Sight Concern Worcestershire evolved from the Worcestershire Blind Visiting Service which was formed in 1880.
We are an entirely independent charity and have to raise all of our own funds to be able to provide our range of services.
This earlier society raised its income from churches in the Diocese and the committee was almost entirely formed of clergymen.
They employed a Visitor, whose task it was to locate blind people in the area (of which there were 415 in the 1881 census), they taught them embossed type, and gave them instruction in the scriptures.
After the First World War the name was changed to Worcestershire Association for the Blind and we played our part in helping to rehabilitate men who had lost their sight through exposure to gas.
We were officially registered as charity number 202144, in 1930
The charity evolved from 1930 to 1986 by forming branch committees, all made up of volunteers, who visited people, organised social activities and provided gifts and grants for blind people in their local area.
During this time the Malvern Talking Newspaper was also established, many do not realise that this is part of Sight Concern, it is run entirely by volunteers and it is still going strong today.
1986 was a significant year for the charity; the first premises were bought. A first-floor flat at 13 Wylds Lane, above the premises owned by the Worcester Talking Newspaper.
In 1987 two Social Workers and a Rehabilitation Officer from Worcester invited some younger visually impaired people into this Centre for two half days per week – one for skills training and on for social events.
In 1988 funding was obtained for a Resource Centre Manager – at first the only employee.
The next 14 years saw an ever-increasing demand for services; there were over 70 people coming into the Centre on a regular basis for activities such as Braille, word processing, typing, cookery, crafts and woodwork. There were about 30 volunteers who gave their time willingly to help at the Centre.
In 1996 the Home Visiting Scheme was set up to provide much needed support and friendship to people who could not come to the Centre. This more than proved its worth, with both numbers of people being visited and volunteers increasing as a result.
By 2001 we had outgrown Wylds Lane and a successful fundraising campaign saw the purchase of the Bradbury Centre, the much larger premises we own today.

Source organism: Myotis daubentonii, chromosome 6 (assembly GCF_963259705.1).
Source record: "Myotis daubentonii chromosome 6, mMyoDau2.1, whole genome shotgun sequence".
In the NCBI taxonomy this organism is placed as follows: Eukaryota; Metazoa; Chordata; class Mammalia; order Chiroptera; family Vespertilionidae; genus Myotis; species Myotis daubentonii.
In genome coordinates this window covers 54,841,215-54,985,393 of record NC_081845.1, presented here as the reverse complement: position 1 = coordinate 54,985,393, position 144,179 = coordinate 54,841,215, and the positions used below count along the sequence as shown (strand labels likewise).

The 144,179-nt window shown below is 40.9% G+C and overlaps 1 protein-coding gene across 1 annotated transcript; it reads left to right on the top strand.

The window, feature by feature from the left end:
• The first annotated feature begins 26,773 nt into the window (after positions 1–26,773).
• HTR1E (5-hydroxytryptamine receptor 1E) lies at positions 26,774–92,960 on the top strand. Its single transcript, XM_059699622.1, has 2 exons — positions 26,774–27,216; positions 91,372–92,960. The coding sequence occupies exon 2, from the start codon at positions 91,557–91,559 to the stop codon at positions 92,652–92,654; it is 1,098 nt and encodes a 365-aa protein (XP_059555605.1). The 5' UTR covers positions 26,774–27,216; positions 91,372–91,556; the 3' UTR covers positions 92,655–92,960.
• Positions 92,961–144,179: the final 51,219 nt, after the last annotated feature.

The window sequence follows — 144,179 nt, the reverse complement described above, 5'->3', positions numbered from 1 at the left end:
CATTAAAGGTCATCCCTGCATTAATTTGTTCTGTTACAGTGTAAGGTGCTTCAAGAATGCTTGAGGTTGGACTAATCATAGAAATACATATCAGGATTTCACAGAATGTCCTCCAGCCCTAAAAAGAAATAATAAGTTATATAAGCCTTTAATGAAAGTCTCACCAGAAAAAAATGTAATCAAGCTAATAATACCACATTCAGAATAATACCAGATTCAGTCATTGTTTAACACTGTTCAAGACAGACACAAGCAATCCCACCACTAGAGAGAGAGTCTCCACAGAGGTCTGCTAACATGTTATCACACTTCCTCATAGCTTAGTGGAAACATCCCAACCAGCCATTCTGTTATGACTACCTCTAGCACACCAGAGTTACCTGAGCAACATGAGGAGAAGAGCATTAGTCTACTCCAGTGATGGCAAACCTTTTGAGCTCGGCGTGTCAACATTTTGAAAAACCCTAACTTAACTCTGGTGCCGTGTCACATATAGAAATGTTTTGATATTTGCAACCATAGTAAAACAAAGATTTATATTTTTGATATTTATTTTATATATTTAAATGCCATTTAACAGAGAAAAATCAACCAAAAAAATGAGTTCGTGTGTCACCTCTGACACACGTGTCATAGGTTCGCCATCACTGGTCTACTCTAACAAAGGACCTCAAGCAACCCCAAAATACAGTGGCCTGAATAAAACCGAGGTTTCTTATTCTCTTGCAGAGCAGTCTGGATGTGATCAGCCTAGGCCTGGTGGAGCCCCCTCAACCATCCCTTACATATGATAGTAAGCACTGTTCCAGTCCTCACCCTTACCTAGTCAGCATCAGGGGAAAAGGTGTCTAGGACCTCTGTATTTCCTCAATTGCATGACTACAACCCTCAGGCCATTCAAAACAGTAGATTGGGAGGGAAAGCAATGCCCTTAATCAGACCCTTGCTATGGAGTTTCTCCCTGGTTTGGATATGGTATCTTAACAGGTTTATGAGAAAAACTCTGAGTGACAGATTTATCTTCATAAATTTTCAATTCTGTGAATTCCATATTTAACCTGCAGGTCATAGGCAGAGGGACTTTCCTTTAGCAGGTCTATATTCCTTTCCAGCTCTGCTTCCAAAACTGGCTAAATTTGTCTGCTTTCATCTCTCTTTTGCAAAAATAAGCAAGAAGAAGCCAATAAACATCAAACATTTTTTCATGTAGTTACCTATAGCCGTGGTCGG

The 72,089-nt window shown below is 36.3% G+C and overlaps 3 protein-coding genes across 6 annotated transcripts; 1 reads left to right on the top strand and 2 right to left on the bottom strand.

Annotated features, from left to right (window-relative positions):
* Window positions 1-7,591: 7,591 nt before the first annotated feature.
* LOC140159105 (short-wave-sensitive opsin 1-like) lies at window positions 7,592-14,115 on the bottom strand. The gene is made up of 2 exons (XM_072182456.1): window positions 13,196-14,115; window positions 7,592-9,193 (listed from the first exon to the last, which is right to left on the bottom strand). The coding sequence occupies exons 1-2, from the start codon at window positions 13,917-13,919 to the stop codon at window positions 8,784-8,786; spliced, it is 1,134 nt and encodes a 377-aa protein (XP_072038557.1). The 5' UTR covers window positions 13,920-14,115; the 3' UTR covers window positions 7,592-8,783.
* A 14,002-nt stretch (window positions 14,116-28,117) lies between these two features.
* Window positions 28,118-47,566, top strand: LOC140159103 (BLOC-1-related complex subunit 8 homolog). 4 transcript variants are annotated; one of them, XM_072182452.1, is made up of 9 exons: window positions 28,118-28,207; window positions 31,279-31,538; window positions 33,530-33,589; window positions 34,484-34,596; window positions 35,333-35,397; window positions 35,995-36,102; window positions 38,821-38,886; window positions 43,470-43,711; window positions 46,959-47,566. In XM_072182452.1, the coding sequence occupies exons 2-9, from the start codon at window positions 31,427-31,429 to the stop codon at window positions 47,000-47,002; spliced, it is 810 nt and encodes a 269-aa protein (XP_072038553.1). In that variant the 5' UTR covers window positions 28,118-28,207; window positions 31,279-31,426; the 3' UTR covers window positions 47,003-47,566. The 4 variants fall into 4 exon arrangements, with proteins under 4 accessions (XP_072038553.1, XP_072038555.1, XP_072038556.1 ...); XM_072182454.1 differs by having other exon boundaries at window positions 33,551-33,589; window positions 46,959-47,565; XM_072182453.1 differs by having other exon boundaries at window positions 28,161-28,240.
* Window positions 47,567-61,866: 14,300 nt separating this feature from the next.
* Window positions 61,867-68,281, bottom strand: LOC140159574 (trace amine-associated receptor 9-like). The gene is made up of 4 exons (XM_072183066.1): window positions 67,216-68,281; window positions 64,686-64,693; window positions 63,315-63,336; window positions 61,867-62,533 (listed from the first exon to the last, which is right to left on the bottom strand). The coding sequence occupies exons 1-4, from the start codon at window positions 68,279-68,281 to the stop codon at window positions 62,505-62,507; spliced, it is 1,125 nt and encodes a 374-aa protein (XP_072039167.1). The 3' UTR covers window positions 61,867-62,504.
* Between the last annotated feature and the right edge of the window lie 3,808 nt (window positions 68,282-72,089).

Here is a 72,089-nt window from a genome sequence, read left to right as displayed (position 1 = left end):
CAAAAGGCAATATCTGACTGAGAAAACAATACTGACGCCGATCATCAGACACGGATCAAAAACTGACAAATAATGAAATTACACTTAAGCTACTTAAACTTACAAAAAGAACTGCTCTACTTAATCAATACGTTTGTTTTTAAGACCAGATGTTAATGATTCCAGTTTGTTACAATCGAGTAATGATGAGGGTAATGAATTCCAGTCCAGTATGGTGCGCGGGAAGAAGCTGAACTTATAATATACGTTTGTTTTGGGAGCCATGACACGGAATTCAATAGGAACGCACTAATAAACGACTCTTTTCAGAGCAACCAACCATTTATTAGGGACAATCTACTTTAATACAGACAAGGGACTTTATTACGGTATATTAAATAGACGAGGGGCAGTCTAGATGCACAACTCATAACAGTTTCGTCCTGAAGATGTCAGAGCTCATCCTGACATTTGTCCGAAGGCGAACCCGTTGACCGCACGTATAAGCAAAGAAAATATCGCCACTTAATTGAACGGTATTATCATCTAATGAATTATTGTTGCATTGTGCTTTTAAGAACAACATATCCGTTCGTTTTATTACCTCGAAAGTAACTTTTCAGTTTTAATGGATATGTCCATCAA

Larger premises meant more activities and of course more volunteers.
In 2014, like many charities we were hit by the cuts and we lost our funding from the Council. After a lot of consultation, we realised that people from across Worcestershire were struggling to get into the centre due to issues with transport and some people were missing out on support as a result. We needed to go back to our roots and take our services back out into the districts of Worcestershire
We were delighted when, in 2016, we obtained National Lottery funding to help us achieve this. Our LocalEyes project has been incredibly successful, we have reached a lot more people through our information line and having six district-based Advice and Support Officers, but we couldn’t have done it without the support of volunteers; some answer phone calls, others help at our peer support groups.
We are approaching another period of change as we prepare for the end of this grant funding in July 2019, we are committed to continuing with our model of district-based support but we will need to work extra hard to secure funds in what is an ever increasingly challenging and competitive fundraising environment.
However, challenges have not stopped us in the past and we have continued to grow and developed the charity. With the advances in digital technology we know there are some incredible opportunities ahead and we plan to embrace these and help people with sight loss take advantage of the independence that this can bring them.
Much has changed during the years that the charity has existed but the one thing that has remained consistent throughout is the dedication of our team of staff and volunteers, working together to achieve our mission to support blind and partially sighted people to lead independent and fulfilling lives.